Back in 1999, CNN decided to see in the new millennium in style. The network announced in a news release that it would provide, “100 hours of comprehensive, global news coverage of millennium-related events and turn-of-the-century issues, including live reports from almost 60 CNN correspondents positioned at key locations around the world.”
It may seem odd that a news organization is sending out a news release -- shouldn’t it be CNN’s job to report the news, not make it? But let’s set that aside.
The network’s rolling live coverage kicked off at 4:30 a.m. (Eastern) on New Year’s Eve, “giving users an opportunity to watch the virtual first dawn of the year 2000 and to follow celebrations worldwide,” as the network put it. Ah, but by the time I reported to work at 8 p.m. that day, it was already clear there would be no story. That is, the story was that nothing happened.
Computers didn’t shut down. Bank vaults didn’t pop open and spew forth cash. Nuclear missiles didn’t launch themselves. After the billions of dollars spent to retrofit computer programs, the New Year brought us Dick Clark and drunken revelers in Times Square -- nothing more. Y2K was a bust.
Sometime on Jan. 1 (before most viewers had even recovered from their hangovers), less than 48 hours into the vaunted 100 hours of coverage, CNN called it all off and returned to regular programming. It was the shortest 100 hours in history.
We’re now in the midst of the longest.
During the election campaign last fall, Nancy Pelosi and the House Democratic leadership announced they intended to do six things to “meet the everyday needs of all Americans.” In her own words, she promised to:
? Enact all of the 9/11 Commission’s recommendations.
? Increase the minimum wage.
? Expand stem cell research.
? Negotiate for lower prescription drug prices.
? Cut interest rates on student loans.
? End subsidies for Big Oil and invest in renewable energy.
And to make sure her agenda passed before her post-election popularity could evaporate, Rep. Pelosi vowed to pass all the above within 100 hours.
Now, we can quibble about Pelosi’s agenda. For example, for most of us, “winning the war in Iraq and the greater war on terror” would be a top-6 issue we’d like to see Congress address. That’s certainly more important than, say, subsidized student loans. And instead of focusing on simply lowering drug prices, it would certainly be better to completely reform Medicare.
However, there can be no debate over time. 100 hours is, basically, four days. The new Democrat-controlled Congress was sworn in on Jan. 4. Since the clock started at that point, the famed “100 hours” ended sometime on Jan. 8. Anything not finished by then is actually outside the 100-hour window.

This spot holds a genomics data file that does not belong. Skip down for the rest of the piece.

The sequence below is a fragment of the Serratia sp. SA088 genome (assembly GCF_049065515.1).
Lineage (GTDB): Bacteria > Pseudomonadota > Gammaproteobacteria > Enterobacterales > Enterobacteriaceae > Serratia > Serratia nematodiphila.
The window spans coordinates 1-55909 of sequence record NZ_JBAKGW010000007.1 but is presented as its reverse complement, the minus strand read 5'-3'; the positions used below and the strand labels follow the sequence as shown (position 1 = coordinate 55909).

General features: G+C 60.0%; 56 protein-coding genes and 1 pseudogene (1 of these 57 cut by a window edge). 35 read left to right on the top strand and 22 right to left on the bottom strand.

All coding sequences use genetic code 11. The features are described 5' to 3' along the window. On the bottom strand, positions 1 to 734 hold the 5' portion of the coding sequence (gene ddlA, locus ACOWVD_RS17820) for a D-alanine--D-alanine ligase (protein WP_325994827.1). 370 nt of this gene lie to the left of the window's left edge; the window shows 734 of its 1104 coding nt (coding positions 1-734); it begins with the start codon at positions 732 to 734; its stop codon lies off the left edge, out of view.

Strangely, that’s not how Pelosi sees it, though.
Her Website features a handy clock, counting up from 0 to 100 hours. Legislative hours, that is. As of Wednesday, Jan. 17, the clock was just passing the 27-hour mark. And, Pelosi noted, the first four of her “big 6” issues had already passed the House. Only two issues to go, and 73 hours to spare. The House could take the weekend off and still achieve its goals.
Well, in fact, it’s already taken two weekends off. Two three-day weekends, at that. You see, the clock only runs when Pelosi wants it to run.
Maybe Pelosi’s on to something here. Maybe we’re all too wedded to this idea of accomplishing things in real-time. Imagine if we could apply her clock-management skills to other aspects of our lives. For example, the NFL: Maybe the clock should only run when one team scores a touchdown. The Baltimore Ravens and Indianapolis Colts would probably still be on the field.
Or consider the popular TV show “24.” The hook here is supposed to be that the star has only one day to save the country. But in the real world that would be pretty limiting. Jack Bauer’s flight back from China would eat up most of his allotted time. And who wants an exhausted superagent? Let’s stop the clock when Jack’s traveling or napping. It should run only when he’s shooting somebody or blowing something up. That way viewers can get the most excitement possible within that 24-hour timeframe.
The possibilities are endless. We can even retire the cliche “at the end of the day,” since clearly a day never has to end.
Speaker Pelosi took office vowing to put her gavel “into the hands of America’s children.” That makes those of us with children nervous; we’d rather have the adults in charge.
But if the kids simply must run things, couldn’t we at least insist they learn how to tell time?